first time playing in front of a crowd AHHHHHHH!

Discussion in 'Band Management [BG]' started by 60's Bluesman, Jun 6, 2010.

  1. 60's Bluesman

    60's Bluesman

    Feb 7, 2010
    my friend asked me to play bass with him on the drum and his brother on guitar at his open house a week from today. prolly to most of you this would be nothing but ive never played in front of more then like 6 people before and now im playing in front of like 200 people....and my god am i nervous:eek:

    any tips?
  2. skwee


    Apr 2, 2010
    If you can concentrate on the music, you won't have to worry about being nervous. Be in the moment, and try to "take the stage". You'll do great!
  3. coffin blurt

    coffin blurt

    Feb 6, 2010
    don't give a **** about what people think
  4. standupright


    Jul 7, 2006
    Phoenix, AZ
    Brownchicken Browncow
    my father over came this by envisioning and saying over and over "you're all just cabbage"

    and then just imagine a field of cabbage.
  5. +100 on this one. I played my first gig when I was 14 and was too excited to care. The next time I stepped on stage I was 17 and nervous as could be. My band was opening for Overkill in front of about 2000 people. I focused on and let my self get lost in what I was doing. Had a blast and the moshers broke the barrier in front of the stage while we played. :D
  6. Floyd Eye

    Floyd Eye Inactive

    Feb 21, 2010
    St. Louis
    I advise you to live in fear and be as nervous as possible. I also suggest using cables that are on the verge of collapse. Maybe invite some bikers to rattle the guests. Above all...drink way too much. lol
  7. 60's Bluesman

    60's Bluesman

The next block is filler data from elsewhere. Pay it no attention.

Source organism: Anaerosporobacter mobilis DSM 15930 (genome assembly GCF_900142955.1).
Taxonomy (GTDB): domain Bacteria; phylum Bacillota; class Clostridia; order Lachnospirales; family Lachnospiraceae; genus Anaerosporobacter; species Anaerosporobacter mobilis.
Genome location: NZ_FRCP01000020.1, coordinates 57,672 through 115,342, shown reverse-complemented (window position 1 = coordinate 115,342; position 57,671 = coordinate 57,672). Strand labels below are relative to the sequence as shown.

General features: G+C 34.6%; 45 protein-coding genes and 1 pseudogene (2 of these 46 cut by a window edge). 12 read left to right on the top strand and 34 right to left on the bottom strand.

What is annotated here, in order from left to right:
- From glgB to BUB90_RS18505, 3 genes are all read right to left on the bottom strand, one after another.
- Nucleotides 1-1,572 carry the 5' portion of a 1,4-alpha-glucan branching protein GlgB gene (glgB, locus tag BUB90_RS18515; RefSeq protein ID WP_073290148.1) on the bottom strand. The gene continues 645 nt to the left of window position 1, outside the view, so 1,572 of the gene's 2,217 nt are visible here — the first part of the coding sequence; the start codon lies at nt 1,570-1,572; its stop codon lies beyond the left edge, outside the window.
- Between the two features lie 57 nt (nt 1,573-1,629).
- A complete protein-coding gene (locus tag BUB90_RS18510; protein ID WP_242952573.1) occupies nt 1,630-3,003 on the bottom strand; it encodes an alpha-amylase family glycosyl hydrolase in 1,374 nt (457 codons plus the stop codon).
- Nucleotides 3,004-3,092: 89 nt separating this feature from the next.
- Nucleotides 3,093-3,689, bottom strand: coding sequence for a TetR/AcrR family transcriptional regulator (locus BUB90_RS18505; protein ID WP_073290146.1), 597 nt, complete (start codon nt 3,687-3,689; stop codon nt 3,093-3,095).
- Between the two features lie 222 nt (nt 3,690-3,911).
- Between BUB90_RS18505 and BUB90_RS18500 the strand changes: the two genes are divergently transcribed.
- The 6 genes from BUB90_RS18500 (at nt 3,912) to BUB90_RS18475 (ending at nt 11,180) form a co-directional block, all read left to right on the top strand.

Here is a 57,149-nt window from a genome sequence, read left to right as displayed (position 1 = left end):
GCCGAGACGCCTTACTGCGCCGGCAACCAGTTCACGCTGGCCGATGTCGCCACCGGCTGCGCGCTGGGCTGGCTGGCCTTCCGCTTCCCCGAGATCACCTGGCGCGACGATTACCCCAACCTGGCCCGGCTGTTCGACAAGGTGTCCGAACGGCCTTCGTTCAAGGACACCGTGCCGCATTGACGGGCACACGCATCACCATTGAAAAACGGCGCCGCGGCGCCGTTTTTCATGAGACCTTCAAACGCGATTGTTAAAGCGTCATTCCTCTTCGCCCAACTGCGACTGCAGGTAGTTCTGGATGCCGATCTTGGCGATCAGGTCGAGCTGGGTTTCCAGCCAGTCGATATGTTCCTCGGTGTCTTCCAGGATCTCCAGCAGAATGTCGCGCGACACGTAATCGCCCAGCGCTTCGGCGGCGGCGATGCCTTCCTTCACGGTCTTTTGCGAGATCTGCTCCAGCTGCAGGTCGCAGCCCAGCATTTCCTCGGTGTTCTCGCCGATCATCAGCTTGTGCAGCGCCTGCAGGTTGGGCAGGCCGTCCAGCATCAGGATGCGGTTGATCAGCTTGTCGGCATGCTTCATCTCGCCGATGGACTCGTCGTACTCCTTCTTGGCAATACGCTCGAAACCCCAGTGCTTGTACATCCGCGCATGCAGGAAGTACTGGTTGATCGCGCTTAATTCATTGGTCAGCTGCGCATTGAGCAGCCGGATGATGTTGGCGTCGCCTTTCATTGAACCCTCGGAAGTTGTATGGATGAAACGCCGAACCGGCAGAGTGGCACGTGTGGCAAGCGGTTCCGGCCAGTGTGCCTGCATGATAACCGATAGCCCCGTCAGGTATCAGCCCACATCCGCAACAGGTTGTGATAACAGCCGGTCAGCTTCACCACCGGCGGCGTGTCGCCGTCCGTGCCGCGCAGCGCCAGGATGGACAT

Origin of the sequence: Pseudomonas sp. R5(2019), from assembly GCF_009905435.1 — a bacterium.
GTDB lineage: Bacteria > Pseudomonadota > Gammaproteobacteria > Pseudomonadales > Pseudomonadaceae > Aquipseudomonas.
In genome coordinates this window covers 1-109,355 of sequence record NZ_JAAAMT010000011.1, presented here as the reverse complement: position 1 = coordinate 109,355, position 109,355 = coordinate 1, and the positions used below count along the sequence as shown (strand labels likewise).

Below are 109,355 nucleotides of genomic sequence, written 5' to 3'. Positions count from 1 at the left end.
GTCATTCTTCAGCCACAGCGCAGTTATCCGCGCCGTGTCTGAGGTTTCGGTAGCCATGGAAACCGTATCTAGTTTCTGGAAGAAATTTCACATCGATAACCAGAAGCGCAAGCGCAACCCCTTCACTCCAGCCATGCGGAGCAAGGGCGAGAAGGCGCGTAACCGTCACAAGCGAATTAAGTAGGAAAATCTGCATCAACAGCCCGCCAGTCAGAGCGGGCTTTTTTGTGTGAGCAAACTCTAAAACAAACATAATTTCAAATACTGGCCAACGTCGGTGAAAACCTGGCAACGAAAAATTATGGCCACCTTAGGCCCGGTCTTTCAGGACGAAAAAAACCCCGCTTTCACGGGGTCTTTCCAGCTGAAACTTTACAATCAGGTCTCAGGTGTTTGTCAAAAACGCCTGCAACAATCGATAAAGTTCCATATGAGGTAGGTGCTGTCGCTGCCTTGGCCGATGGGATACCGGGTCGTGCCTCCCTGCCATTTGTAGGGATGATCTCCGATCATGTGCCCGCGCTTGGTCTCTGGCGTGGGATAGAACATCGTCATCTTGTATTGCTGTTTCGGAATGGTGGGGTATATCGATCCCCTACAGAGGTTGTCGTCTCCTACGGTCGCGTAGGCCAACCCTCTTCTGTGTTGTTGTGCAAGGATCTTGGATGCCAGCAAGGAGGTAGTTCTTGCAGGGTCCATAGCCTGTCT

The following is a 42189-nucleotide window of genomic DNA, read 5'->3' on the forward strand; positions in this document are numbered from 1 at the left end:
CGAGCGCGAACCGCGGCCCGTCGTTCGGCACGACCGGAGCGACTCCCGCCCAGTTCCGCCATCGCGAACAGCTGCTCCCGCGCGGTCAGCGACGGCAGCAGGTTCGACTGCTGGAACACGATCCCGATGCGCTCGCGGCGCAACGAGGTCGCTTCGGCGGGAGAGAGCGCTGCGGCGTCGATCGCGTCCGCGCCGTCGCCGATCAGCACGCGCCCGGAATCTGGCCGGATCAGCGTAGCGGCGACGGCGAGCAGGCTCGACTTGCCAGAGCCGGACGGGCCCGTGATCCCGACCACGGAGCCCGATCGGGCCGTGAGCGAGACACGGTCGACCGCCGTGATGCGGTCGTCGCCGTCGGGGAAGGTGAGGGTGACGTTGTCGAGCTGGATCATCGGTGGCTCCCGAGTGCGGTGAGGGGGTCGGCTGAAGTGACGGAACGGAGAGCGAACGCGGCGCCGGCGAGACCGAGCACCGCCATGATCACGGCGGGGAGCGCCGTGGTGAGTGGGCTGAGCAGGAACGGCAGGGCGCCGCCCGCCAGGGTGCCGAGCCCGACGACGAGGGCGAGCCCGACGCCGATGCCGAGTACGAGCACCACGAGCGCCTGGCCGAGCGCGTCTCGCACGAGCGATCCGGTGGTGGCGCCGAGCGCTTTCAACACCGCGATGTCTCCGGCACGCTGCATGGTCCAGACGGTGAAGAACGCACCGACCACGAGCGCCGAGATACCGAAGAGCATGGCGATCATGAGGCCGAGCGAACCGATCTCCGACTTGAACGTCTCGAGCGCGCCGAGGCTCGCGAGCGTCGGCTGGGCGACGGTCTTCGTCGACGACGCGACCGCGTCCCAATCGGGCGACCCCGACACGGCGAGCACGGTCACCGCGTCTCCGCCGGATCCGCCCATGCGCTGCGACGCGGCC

Feb 7, 2010
    interesting, dont think ive ever heard that one before
  8. WhoSeyes


    Aug 18, 2008
    -Warm up with your bass at least 15 minutes before jumpin on stage.

    -If you want/can, drink a beer (JUST ONE) while warming up.

    And don't forget to tell us if it worked!
  9. What's the lighting going to be like. With lighting in my face, I can't even see the audience........

    Also, most likely, once you start playing, all the nervousness will just go away....
  10. Concentrate on what your familiar with "your Bandmates". My first time on stage I didn't look at the crowd for like the first two songs. I stared at my Bandmates and just tried not to mess up. After a couple of songs I relaxed enough to turn to the crowd. This is a learning experience for you so don't push yourself to "play the crowd". Relax and get the feel of the crowd. Oh yea...there will be at least one guy/gal in the crowd that will be LOUD in his cheering and so forth. Tune him/her out as fast as you can at first. Good luck and have fun. You`ll remember it always ;)
  11. You will be hooked forever, after only one time.

    All the best!
  12. twangman


    May 8, 2010
    take a shot or drink a beer or two but whatever you do dont get drunk! just relax, and focus on the bass. you and the bass will become one..
  13. Billy K

    Billy K

    Nov 5, 2009
    North Bay Marin
    By all means let us know how it went I would like to hear about it.Good luck
  14. S. Katz

    S. Katz Guest

    Oct 24, 2008
    Los Angeles